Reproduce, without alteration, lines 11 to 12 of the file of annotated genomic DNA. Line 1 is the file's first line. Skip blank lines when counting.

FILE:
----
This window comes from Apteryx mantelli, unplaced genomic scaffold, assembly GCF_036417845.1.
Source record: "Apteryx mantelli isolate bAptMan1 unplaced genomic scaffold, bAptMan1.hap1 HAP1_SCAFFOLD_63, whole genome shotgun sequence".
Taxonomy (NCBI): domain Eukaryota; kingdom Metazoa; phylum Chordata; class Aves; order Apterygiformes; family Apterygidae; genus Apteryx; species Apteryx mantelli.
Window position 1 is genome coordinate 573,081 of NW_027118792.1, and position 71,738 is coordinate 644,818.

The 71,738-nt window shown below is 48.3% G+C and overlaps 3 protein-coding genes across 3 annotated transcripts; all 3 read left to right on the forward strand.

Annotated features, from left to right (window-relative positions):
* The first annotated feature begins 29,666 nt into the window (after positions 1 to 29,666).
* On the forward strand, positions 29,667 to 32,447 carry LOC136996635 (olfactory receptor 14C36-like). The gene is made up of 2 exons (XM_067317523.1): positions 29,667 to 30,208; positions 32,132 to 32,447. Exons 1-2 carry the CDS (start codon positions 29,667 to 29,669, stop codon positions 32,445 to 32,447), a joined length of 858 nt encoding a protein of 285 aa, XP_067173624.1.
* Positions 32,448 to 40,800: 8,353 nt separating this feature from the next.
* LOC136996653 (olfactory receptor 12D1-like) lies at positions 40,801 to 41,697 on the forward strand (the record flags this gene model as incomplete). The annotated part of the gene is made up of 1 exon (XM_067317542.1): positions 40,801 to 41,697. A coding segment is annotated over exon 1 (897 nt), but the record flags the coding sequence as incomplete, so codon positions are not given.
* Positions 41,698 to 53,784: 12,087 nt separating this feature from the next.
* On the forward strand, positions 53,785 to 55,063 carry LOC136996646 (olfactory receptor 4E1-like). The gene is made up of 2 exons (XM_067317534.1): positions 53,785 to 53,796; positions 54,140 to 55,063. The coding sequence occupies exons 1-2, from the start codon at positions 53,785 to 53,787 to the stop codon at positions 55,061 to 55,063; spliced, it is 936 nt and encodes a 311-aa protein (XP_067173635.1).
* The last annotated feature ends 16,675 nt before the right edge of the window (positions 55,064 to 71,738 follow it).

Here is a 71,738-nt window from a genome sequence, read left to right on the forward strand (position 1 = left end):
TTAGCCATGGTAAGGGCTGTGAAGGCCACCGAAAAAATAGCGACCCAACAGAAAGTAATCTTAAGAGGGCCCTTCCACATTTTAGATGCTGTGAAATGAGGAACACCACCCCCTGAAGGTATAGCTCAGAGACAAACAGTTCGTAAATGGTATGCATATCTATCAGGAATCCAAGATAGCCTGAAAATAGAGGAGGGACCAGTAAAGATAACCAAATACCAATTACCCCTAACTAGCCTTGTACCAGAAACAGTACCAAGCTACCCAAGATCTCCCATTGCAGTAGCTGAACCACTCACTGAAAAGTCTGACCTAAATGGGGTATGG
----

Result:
* Positions 41,698 to 53,784: 12,087 nt separating this feature from the next.
* On the forward strand, positions 53,785 to 55,063 carry LOC136996646 (olfactory receptor 4E1-like). The gene is made up of 2 exons (XM_067317534.1): positions 53,785 to 53,796; positions 54,140 to 55,063. The coding sequence occupies exons 1-2, from the start codon at positions 53,785 to 53,787 to the stop codon at positions 55,061 to 55,063; spliced, it is 936 nt and encodes a 311-aa protein (XP_067173635.1).